Thursday, 7 May 2015

A tough ethical issue

Businesses are often considered as machines without a heart. But even businesses face some gut wrenching ethical issues , where the "right" course of action is by no means obvious.  Take the case of the compassionate care issue face by pharmaceutical companies.

Drugs produced by pharmaceutical companies are marketed after years, and sometimes, decades of clinical trials. They have to be approved by a regulating body - in the case of the US, the FDA - before they can be made available for use by doctors and patients. This is a justifiably stringent process.

It is therefore obvious that at any point in time, there are a number of experimental drugs which are at various stages of testing or approval. They may or may not finally make it to the market place. But the fact of their existence, their performance in the trials, the stage of FDA approval (relevant since most drugs are discovered in the US) are all fairly common knowledge and often in the public domain.

The ethical issue comes when there is say a terminally ill patient who does not have much time left and where conventional approved forms of treatment have failed. The patient, or his family, makes the appeal to a pharmaceutical company for an experimental drug that is not yet fully tested and has not been approved by the FDA. Is it ethical for the company to release an experimental drug for such a patient ? They may not even be making the drug outside of the lab as yet. Should they actually produce it in a pilot facility to make it available ?

I learnt from this news article that hundreds of such requests actually come to the FDA every year . The regulator examines each such request and apparently they are mostly approved. But for any serious evaluation of a request, they need time and that is probably what the patient does not have. Even if there was a little time, the patient and the family would be understandably anxious to try the treatment tomorrow if possible. So, even with an FDA approval of the case, how does a company respond to such a request.

On one hand, it is absolutely cruel to withhold a possibility of a chance, however slim, from somebody who will otherwise die. The case for release of experimental drugs is very strong. It doesn't need any further elaboration.

But consider the risks. Doctors will be the first to tell you that there are many grey cases where it is not easy to determine if the patient is terminally ill. What if there are are horrendous side effects which are not yet known - at what stage of experimentation of a drug is it OK for it to be released to a live patient. What about the risks of lawsuits - after all we are talking about the US a notoriously litigious society. What about the risks that companies may simply use terminal patients as clinical trials if compassionate care becomes widespread. What about non terminal cases (say Parkinson's or Alzheimer's, which are non fatal but horrible diseases) where an experimental treatment might drastically alter the quality of life.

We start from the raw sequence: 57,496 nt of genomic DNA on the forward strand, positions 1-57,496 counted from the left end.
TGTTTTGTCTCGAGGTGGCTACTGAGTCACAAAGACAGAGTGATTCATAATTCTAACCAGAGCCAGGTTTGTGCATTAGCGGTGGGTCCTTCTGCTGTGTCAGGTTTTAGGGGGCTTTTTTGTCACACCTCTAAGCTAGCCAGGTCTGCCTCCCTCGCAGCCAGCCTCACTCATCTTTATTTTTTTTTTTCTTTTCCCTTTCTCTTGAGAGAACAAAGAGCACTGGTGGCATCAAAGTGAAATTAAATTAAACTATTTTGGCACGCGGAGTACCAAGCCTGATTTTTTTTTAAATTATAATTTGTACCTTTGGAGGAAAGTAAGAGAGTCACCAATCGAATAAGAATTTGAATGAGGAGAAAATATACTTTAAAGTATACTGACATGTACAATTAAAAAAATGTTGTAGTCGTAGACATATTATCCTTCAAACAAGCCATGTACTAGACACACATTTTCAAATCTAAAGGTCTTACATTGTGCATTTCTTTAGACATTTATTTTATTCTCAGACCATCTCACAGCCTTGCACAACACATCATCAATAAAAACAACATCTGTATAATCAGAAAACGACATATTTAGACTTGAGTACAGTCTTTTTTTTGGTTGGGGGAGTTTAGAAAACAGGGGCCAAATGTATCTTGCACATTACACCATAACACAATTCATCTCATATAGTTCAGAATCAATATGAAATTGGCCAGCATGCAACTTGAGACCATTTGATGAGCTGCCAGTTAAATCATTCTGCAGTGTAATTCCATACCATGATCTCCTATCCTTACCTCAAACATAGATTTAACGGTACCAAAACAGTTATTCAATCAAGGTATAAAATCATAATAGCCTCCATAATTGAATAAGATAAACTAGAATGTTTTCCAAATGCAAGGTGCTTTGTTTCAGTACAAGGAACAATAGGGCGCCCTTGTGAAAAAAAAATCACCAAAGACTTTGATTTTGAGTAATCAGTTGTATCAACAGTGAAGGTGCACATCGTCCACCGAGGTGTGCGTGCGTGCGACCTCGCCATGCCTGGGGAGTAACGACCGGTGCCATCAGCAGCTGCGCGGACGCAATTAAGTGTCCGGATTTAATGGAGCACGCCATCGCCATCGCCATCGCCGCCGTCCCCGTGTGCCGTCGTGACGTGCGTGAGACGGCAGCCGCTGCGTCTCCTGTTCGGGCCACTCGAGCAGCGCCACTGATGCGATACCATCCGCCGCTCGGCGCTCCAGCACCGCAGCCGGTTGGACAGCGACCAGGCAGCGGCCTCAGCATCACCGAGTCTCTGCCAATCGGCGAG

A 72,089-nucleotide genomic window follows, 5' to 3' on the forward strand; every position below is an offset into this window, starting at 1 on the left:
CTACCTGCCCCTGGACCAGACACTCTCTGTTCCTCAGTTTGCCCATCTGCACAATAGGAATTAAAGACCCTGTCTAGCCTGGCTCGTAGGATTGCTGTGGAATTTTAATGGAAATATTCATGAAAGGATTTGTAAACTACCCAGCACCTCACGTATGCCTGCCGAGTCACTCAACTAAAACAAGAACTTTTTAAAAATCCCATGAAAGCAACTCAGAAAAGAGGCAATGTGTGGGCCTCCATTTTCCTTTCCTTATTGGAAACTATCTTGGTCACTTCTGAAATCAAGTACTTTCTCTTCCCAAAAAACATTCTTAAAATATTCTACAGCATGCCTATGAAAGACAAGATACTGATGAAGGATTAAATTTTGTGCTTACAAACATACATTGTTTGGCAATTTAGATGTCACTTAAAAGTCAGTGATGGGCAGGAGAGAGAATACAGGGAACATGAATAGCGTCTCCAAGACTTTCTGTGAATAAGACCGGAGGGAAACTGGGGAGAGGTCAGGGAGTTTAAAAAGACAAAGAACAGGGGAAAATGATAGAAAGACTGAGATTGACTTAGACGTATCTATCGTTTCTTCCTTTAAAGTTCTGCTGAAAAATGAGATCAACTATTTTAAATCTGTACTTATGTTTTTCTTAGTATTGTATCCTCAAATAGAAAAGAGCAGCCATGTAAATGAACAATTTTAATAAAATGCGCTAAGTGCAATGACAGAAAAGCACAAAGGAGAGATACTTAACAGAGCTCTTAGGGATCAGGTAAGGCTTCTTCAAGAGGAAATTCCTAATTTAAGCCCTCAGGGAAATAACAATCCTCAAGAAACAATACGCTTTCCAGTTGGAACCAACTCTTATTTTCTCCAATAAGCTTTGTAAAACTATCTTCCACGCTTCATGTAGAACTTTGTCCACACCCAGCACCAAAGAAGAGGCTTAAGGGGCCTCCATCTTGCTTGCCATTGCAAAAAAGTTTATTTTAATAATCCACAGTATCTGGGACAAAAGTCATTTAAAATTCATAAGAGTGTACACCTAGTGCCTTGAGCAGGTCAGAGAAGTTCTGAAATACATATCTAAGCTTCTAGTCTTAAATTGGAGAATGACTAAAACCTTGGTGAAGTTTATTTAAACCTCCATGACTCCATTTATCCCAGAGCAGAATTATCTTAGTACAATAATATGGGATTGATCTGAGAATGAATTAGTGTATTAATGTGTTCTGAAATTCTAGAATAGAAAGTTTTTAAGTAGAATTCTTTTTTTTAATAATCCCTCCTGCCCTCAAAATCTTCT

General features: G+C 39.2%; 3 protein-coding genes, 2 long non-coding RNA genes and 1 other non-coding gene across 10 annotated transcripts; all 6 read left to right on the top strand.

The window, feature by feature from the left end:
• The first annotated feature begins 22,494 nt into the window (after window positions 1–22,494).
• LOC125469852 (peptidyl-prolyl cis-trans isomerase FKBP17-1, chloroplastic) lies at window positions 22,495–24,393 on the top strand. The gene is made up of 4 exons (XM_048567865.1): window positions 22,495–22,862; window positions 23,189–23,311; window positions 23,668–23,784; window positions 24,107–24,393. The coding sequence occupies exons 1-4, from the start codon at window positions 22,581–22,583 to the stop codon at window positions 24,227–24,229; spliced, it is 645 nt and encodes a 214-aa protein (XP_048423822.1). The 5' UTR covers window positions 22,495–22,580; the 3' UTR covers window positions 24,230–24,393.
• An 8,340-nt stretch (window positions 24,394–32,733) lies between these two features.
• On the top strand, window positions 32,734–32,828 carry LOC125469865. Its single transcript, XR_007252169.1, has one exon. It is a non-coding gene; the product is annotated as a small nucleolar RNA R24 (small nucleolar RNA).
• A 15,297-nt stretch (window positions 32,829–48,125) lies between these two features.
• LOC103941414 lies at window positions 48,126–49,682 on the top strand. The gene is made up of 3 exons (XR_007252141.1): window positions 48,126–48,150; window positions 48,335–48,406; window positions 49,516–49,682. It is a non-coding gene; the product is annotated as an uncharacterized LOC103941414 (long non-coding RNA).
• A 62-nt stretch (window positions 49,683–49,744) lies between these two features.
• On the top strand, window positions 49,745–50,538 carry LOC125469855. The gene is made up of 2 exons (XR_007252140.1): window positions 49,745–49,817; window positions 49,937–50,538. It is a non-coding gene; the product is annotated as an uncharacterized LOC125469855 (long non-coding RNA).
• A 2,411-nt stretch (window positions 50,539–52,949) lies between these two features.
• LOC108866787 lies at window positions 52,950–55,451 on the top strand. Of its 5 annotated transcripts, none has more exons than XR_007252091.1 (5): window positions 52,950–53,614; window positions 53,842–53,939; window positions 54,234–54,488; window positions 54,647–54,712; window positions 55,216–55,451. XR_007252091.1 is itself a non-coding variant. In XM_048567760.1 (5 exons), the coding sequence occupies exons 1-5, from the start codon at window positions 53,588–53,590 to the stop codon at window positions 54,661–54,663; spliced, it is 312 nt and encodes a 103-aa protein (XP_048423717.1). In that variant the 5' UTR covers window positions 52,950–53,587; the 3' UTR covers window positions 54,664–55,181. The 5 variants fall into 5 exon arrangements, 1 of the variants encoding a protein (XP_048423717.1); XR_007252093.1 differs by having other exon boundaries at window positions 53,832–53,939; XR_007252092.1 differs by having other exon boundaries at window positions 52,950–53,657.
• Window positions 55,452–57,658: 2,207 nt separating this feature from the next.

Thorny ethical issues. I would hate to be in a position making the decision. Johnson & Johnson, a famously ethical company has moved to set up an independent panel to be organised by the New York University to decide on each case. That is probably the best course of action, but each decision would be extremely difficult to make.

What do you think - in which direction would you lean ?


Shachi said...

My sister works on developing drugs for cancer patients, and she has first hand knowledge of how things work.

I'll start by saying that I hope I am never in that situation to make such a decision.....

I've been closely following the case of a 5 yr girl Anya from the bay area who has DIPG (a kind of brain tumor) and her parents chose not to enroll in the trial, primarily because of the risks. When it comes down to it, I resonate with the approach they are decision combined with their gut is heart-wrenching to even read about it...I have no idea what her parents are going through.

Sandhya Sriram said...

this is so tricky, especially the misuse part. But i would still support anything for a chance to live and a strong governance for curbing misuse

Ramesh said...

Oh God I can't bear to read it.

Would be very interested to hear of your sister's view.

Ramesh said...

That's probably where many views will fall, but practically its very difficult to implement. Its incredibly tricky and its almost like playing God.

Anne in Salem said...

"Almost like playing God." I have taught my children my religious views, and we freely discuss ethical topics because we do not always agree. My 16 year old son recently asked if all medicine isn't playing God. If murdering someone is wrong because a person makes a decision that is rightfully God's (when to end a life), how is receiving cancer treatment or even taking antibiotics also not playing God? Perhaps we humans are extending a life that God decided should end with that cancer or that infection. I love having intelligent children, but sometimes they challenge me.

Yes, a difficult, thorny, tricky issue. I would not be able to make a decision such as this. I suppose the crux of the matter is the definition of the word terminal. How does a doctor know for sure a patient is terminal until the person is truly beyond medical reach? Is a longer life necessarily better? I don't know how absolutes can be defined in such cases, and case-by-case decisions are fraught with many complications and possibilities for misuse.

Appu said...

I would take a chance and try the drug! but thats just me :)

Ramesh said...

Nice to have such a debate with children. Well, the issue raised by your son is not a valid argument for me. Yes, life is God's to take but that does not mean we must be passive and do nothing. It is in the order of nature that all living beings try their best to survive - by physical prowess in the case of animals and mental prowess in the case of man. It would be a sin, I think, for humans to not do otherwise. The fight for life is a basic aspect of nature and I see no theological conflict with life being God's will.